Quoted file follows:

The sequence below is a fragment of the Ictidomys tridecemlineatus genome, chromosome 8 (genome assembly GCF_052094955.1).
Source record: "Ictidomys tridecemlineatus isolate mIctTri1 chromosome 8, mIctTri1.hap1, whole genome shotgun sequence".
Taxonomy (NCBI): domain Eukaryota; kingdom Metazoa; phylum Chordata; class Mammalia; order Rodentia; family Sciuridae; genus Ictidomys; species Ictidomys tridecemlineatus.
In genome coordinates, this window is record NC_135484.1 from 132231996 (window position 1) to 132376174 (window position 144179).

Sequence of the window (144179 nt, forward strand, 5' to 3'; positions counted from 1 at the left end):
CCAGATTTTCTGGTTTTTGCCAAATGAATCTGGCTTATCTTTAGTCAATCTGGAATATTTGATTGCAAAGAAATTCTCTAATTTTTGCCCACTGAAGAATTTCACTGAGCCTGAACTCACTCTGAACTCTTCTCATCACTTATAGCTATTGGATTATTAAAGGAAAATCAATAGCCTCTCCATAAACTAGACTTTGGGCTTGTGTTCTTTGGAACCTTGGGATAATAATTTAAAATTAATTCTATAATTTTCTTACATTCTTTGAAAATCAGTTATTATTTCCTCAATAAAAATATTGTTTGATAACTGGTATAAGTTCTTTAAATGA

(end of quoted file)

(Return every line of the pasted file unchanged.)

The sequence below is a fragment of the Ictidomys tridecemlineatus genome, chromosome 8 (genome assembly GCF_052094955.1).
Source record: "Ictidomys tridecemlineatus isolate mIctTri1 chromosome 8, mIctTri1.hap1, whole genome shotgun sequence".
Taxonomy (NCBI): domain Eukaryota; kingdom Metazoa; phylum Chordata; class Mammalia; order Rodentia; family Sciuridae; genus Ictidomys; species Ictidomys tridecemlineatus.
In genome coordinates, this window is record NC_135484.1 from 132231996 (window position 1) to 132376174 (window position 144179).

Sequence of the window (144179 nt, forward strand, 5' to 3'; positions counted from 1 at the left end):
CCAGATTTTCTGGTTTTTGCCAAATGAATCTGGCTTATCTTTAGTCAATCTGGAATATTTGATTGCAAAGAAATTCTCTAATTTTTGCCCACTGAAGAATTTCACTGAGCCTGAACTCACTCTGAACTCTTCTCATCACTTATAGCTATTGGATTATTAAAGGAAAATCAATAGCCTCTCCATAAACTAGACTTTGGGCTTGTGTTCTTTGGAACCTTGGGATAATAATTTAAAATTAATTCTATAATTTTCTTACATTCTTTGAAAATCAGTTATTATTTCCTCAATAAAAATATTGTTTGATAACTGGTATAAGTTCTTTAAATGA